Development of a molecularly imprinted polymer for a pharmaceutical impurity in supercritical CO2: rational design using computational approach

R. Viveiros, K. Karim, S. A. Piletsky, W. Heggie, T. Casimiro

Research output: Contribution to journalArticlepeer-review

13 Citations (Scopus)


Supercritical fluid technology is a green and promising alternative for the development of molecularly imprinted polymers. These affinity polymers are obtained ready-to-use, without organic solvent residues, and with controlled properties which could prompt their use in several areas. In this work, a molecularly imprinted polymer (MIP) with affinity for a model pharmaceutical impurity, acetamide, was pre-designed using a user-friendly computational approach in order to optimize MIP synthesis in supercritical CO2. Molecular Modelling was performed using SYBYL™ software, introducing for the first time CO2 as solvent in the rational design of MIPs. A virtual library of functional monomers was created and screened against acetamide. The monomers giving the highest binding energy were selected and used in a simulated annealing (molecular dynamics) process to investigate their interaction with the template acetamide in the presence of CO2 as the porogen. Itaconic acid and 2-hydroxyethyl methacrylate were selected as the best monomers to interact with acetamide and the molar ratios generated were used in the MIP synthesis in supercritical carbon dioxide. Binding and selectivity experiments were performed to evaluate the affinity performance of the polymers. The experimental results indicate that itaconic acid-MIP, as predicted by SYBYL™, has higher affinity and selectivity to acetamide, highlighting the value of this computational tool in MIP optimization using supercritical fluid technology.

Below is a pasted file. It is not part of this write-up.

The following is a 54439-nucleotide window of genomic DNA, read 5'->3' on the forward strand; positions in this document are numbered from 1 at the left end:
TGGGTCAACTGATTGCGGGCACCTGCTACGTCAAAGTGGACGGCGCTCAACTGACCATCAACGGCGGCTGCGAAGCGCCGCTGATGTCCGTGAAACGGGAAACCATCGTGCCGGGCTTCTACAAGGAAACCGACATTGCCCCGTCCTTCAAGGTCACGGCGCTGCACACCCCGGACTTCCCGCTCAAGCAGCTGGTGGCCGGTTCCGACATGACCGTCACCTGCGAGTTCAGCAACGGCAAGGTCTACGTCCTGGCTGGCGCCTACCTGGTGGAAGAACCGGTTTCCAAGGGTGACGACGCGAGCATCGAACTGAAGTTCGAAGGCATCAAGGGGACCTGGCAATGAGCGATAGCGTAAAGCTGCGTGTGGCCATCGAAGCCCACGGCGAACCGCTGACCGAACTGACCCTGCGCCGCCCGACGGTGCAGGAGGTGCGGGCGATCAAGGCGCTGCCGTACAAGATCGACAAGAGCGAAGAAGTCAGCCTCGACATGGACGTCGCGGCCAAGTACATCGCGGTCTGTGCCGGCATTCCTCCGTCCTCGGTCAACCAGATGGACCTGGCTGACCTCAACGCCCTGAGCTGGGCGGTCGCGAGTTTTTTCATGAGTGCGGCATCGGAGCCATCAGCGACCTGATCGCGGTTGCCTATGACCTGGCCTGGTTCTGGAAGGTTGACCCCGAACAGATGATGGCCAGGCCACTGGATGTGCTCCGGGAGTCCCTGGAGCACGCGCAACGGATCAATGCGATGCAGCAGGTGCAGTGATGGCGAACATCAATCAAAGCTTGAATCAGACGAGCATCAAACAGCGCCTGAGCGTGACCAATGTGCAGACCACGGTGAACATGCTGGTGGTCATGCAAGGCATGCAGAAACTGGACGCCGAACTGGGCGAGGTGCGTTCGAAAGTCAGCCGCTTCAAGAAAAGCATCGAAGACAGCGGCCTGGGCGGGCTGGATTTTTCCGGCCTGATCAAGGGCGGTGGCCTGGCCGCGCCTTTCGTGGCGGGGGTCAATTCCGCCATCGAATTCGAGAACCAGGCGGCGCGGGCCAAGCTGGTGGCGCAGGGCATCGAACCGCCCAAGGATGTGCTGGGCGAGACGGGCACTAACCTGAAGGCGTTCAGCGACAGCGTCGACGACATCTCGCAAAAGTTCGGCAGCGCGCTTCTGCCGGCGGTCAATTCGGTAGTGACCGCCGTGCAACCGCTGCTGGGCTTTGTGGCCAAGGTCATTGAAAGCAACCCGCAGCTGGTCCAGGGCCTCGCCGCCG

Original languageEnglish
Pages (from-to)1025-1031
Number of pages7
JournalJournal of Cleaner Production
Publication statusPublished - 1 Dec 2017


  • Affinity polymers
  • Computational design
  • Green chemistry
  • Molecular imprinting
  • Molecular modelling
  • Supercritical carbon dioxide

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